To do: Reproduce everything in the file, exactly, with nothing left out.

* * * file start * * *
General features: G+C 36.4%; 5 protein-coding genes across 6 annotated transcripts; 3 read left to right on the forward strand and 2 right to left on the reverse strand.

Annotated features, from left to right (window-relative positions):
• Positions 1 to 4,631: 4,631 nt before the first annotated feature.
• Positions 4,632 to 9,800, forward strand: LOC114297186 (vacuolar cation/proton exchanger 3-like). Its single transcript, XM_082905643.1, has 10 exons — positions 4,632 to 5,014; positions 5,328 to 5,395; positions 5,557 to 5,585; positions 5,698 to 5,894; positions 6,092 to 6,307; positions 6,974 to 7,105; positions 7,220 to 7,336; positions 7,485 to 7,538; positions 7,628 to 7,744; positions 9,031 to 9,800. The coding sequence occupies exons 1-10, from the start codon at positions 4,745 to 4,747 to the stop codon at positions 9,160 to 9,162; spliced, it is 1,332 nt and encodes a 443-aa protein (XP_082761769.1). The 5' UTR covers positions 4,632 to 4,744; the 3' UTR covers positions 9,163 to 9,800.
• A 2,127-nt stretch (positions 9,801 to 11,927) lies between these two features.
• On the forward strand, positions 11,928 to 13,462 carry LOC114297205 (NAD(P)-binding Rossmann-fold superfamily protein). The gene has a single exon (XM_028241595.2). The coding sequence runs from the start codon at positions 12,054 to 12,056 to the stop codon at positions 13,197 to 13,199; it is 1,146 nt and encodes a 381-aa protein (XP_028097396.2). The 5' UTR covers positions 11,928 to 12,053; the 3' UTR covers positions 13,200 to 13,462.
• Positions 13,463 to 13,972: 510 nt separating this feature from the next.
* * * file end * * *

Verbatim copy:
General features: G+C 36.4%; 5 protein-coding genes across 6 annotated transcripts; 3 read left to right on the forward strand and 2 right to left on the reverse strand.

Annotated features, from left to right (window-relative positions):
• Positions 1 to 4,631: 4,631 nt before the first annotated feature.
• Positions 4,632 to 9,800, forward strand: LOC114297186 (vacuolar cation/proton exchanger 3-like). Its single transcript, XM_082905643.1, has 10 exons — positions 4,632 to 5,014; positions 5,328 to 5,395; positions 5,557 to 5,585; positions 5,698 to 5,894; positions 6,092 to 6,307; positions 6,974 to 7,105; positions 7,220 to 7,336; positions 7,485 to 7,538; positions 7,628 to 7,744; positions 9,031 to 9,800. The coding sequence occupies exons 1-10, from the start codon at positions 4,745 to 4,747 to the stop codon at positions 9,160 to 9,162; spliced, it is 1,332 nt and encodes a 443-aa protein (XP_082761769.1). The 5' UTR covers positions 4,632 to 4,744; the 3' UTR covers positions 9,163 to 9,800.
• A 2,127-nt stretch (positions 9,801 to 11,927) lies between these two features.
• On the forward strand, positions 11,928 to 13,462 carry LOC114297205 (NAD(P)-binding Rossmann-fold superfamily protein). The gene has a single exon (XM_028241595.2). The coding sequence runs from the start codon at positions 12,054 to 12,056 to the stop codon at positions 13,197 to 13,199; it is 1,146 nt and encodes a 381-aa protein (XP_028097396.2). The 5' UTR covers positions 11,928 to 12,053; the 3' UTR covers positions 13,200 to 13,462.
• Positions 13,463 to 13,972: 510 nt separating this feature from the next.